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Tuesday, 17 October 2006 - 10:45 AM


Margaret L. Holland, MS and Katia Noyes, PhD. University of Rochester, Rochester, NY

Purpose: Genetic mutations in breast cancer susceptibility genes BRCA1/2 are associated with an increase in breast/ovarian cancers. Oophorectomy (removal of the ovaries) was previously shown to be the most cost-effective (CE) preventive measure in breast/ovarian cancers. The objective of this study was to identify the pre-test risk of mutation at which it is CE to test women who are concerned about breast/ovarian cancers associated with BRCA1/2 mutations to determine if the current clinical guideline (10% or higher) is appropriate.

Methods: A semi-Markov model was developed to evaluate CE of BRCA1/2 testing. We assumed that women are tested at age 35 and undergo prophylactic oophorectomy if they have a mutation. The model accrues costs and QALYs from a societal perspective annually until the woman is age 105 or dead. The estimates of health care costs, life expectancy, and patient preferences (using time-trade-off approach) for treatment and certainty about their BRCA1/2 status were based on the published literature. Costs (2004 dollars) and patient preferences were discounted at an annual rate of 3%. We examined confidence ellipses to determine the uncertainty of the incremental CE ratio.

Results: Using current guidelines, the average life-long costs and QALYs were $104,500 (SD=$18,600) and 23.56 (SD=5.85) for testing and $105,700 (SD=$21,600) and 23.59 (SD=6.18) for not testing. The cost savings is due to fewer women requiring treatment for breast/ovarian cancer after oophorectomy. The loss in QALYs for testing is due to the decreased utility of living with knowledge of the mutation and associated breast/ovarian cancer risk, even when otherwise healthy. If the utility of living with the knowledge of a BRCA1/2 mutation is increased from 0.68 to 0.70 or the utility gain of a negative test result is increased from 0.01 to 0.05, testing dominates (lower costs and higher benefits). The genetic testing strategy dominates when the probability of mutation is 19%, but not testing dominates when the probability is 3%.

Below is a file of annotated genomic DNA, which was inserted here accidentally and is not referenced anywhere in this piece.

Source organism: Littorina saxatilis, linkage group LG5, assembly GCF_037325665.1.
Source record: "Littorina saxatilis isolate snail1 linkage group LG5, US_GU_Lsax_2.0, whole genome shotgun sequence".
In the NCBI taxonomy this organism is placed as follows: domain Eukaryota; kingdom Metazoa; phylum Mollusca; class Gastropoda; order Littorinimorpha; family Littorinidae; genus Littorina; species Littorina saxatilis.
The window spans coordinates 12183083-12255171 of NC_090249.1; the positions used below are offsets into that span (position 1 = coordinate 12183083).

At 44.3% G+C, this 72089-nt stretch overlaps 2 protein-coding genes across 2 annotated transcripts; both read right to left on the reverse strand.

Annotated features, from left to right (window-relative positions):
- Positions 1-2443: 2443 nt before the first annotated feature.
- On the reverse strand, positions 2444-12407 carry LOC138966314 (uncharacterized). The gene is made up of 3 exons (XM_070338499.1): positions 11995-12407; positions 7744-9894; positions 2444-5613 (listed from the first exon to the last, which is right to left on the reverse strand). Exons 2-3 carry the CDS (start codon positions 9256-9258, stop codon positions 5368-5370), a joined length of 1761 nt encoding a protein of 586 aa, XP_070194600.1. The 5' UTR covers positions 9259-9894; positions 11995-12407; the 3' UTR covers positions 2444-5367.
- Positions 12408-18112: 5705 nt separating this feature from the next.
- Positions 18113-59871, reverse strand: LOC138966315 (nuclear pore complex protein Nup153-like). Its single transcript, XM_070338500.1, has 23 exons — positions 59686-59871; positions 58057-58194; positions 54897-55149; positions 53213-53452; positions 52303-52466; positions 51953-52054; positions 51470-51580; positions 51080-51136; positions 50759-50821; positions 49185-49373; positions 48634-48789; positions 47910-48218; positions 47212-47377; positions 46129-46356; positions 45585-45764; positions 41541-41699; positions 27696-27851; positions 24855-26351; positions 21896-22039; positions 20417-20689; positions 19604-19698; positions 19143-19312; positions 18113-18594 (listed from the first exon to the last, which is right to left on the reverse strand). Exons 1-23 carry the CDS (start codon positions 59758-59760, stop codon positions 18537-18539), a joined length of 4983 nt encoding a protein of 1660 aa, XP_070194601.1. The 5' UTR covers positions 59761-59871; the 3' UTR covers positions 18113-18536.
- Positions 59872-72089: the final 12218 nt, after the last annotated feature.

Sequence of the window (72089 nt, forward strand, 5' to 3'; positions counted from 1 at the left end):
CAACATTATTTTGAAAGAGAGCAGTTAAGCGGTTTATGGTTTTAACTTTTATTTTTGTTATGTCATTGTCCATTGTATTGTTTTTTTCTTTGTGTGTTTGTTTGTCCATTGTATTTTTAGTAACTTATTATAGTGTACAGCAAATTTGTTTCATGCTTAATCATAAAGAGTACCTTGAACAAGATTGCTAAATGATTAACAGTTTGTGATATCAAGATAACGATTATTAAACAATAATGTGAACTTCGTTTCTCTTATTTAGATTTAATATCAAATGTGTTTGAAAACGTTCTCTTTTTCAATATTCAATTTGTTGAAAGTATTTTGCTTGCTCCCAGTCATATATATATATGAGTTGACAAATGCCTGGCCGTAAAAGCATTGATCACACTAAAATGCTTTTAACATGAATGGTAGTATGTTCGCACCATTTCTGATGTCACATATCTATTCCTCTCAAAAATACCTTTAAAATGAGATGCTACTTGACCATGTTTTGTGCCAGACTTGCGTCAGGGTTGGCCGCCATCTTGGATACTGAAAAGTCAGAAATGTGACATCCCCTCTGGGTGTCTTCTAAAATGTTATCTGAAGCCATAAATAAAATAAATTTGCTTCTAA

Conclusions: The costs and effects for testing or not testing are very similar and are sensitive to the underlying probability of mutation, the disutility of living with knowledge of BRCA1/2 mutation, and the utility gain of receiving a negative test result. Therefore, patient preferences should be examined and considered when determining if testing is appropriate.

See more of Concurrent Abstracts I: Clinical Strategies or Guidelines
See more of The 28th Annual Meeting of the Society for Medical Decision Making (October 15-18, 2006)